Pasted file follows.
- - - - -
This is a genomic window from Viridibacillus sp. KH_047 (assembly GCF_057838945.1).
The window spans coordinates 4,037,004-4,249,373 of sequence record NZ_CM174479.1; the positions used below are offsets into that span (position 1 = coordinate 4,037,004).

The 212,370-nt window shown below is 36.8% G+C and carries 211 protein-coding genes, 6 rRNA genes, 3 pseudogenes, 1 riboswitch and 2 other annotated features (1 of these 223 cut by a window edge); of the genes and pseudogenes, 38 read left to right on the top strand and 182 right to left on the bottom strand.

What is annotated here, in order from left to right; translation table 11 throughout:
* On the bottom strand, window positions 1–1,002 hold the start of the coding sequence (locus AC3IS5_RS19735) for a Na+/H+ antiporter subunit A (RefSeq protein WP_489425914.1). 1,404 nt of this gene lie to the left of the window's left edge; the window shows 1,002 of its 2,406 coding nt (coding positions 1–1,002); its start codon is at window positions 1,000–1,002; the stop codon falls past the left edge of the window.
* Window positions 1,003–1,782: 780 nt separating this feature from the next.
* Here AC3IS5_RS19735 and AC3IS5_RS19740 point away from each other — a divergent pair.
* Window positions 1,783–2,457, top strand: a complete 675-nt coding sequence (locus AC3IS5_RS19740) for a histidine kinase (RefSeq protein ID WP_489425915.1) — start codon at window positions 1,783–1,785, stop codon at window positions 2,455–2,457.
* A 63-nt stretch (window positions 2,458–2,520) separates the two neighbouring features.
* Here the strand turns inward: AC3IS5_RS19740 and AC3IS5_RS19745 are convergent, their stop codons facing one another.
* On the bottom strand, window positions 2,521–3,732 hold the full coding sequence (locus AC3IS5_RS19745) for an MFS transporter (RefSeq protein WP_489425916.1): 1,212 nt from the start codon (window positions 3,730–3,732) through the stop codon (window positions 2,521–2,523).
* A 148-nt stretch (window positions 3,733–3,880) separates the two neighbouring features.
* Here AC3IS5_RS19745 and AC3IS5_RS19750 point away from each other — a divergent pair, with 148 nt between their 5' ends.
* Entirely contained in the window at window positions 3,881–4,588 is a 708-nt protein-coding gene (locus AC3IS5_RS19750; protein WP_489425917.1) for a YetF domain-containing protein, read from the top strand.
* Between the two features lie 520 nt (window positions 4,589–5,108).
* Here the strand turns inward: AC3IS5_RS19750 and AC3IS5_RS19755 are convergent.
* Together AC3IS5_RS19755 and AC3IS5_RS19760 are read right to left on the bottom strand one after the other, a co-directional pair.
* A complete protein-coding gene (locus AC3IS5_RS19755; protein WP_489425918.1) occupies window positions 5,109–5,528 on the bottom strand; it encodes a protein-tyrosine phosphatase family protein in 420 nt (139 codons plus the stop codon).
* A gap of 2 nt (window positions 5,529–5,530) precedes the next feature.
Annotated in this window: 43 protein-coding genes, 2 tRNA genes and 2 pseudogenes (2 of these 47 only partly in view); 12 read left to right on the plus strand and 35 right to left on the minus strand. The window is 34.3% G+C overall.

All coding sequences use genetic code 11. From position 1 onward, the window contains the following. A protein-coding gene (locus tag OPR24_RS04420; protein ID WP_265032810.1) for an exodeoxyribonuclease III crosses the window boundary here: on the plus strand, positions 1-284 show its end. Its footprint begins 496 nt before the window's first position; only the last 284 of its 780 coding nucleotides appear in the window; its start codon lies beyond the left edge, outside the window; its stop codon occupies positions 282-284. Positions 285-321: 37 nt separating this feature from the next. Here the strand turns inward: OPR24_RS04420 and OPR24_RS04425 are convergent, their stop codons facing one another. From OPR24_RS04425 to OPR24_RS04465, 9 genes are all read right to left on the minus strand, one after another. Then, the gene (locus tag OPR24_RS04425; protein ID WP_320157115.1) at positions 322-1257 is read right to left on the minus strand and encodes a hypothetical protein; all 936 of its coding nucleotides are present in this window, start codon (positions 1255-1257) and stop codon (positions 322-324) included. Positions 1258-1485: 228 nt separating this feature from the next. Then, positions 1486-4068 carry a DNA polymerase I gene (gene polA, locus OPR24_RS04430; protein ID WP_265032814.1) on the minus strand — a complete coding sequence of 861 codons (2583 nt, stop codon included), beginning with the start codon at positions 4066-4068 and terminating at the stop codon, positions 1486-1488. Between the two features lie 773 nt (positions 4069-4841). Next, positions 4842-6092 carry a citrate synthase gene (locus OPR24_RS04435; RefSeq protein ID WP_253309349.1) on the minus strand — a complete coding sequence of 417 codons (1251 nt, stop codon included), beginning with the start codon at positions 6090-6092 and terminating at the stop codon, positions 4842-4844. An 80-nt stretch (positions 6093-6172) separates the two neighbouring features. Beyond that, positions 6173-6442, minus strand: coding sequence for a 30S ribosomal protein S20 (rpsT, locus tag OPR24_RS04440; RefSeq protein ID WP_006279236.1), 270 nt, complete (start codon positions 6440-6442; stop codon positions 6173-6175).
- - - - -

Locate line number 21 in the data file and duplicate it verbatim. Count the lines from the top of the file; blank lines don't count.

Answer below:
All coding sequences use genetic code 11. From position 1 onward, the window contains the following. A protein-coding gene (locus tag OPR24_RS04420; protein ID WP_265032810.1) for an exodeoxyribonuclease III crosses the window boundary here: on the plus strand, positions 1-284 show its end. Its footprint begins 496 nt before the window's first position; only the last 284 of its 780 coding nucleotides appear in the window; its start codon lies beyond the left edge, outside the window; its stop codon occupies positions 282-284. Positions 285-321: 37 nt separating this feature from the next. Here the strand turns inward: OPR24_RS04420 and OPR24_RS04425 are convergent, their stop codons facing one another. From OPR24_RS04425 to OPR24_RS04465, 9 genes are all read right to left on the minus strand, one after another. Then, the gene (locus tag OPR24_RS04425; protein ID WP_320157115.1) at positions 322-1257 is read right to left on the minus strand and encodes a hypothetical protein; all 936 of its coding nucleotides are present in this window, start codon (positions 1255-1257) and stop codon (positions 322-324) included. Positions 1258-1485: 228 nt separating this feature from the next. Then, positions 1486-4068 carry a DNA polymerase I gene (gene polA, locus OPR24_RS04430; protein ID WP_265032814.1) on the minus strand — a complete coding sequence of 861 codons (2583 nt, stop codon included), beginning with the start codon at positions 4066-4068 and terminating at the stop codon, positions 1486-1488. Between the two features lie 773 nt (positions 4069-4841). Next, positions 4842-6092 carry a citrate synthase gene (locus OPR24_RS04435; RefSeq protein ID WP_253309349.1) on the minus strand — a complete coding sequence of 417 codons (1251 nt, stop codon included), beginning with the start codon at positions 6090-6092 and terminating at the stop codon, positions 4842-4844. An 80-nt stretch (positions 6093-6172) separates the two neighbouring features. Beyond that, positions 6173-6442, minus strand: coding sequence for a 30S ribosomal protein S20 (rpsT, locus tag OPR24_RS04440; RefSeq protein ID WP_006279236.1), 270 nt, complete (start codon positions 6440-6442; stop codon positions 6173-6175).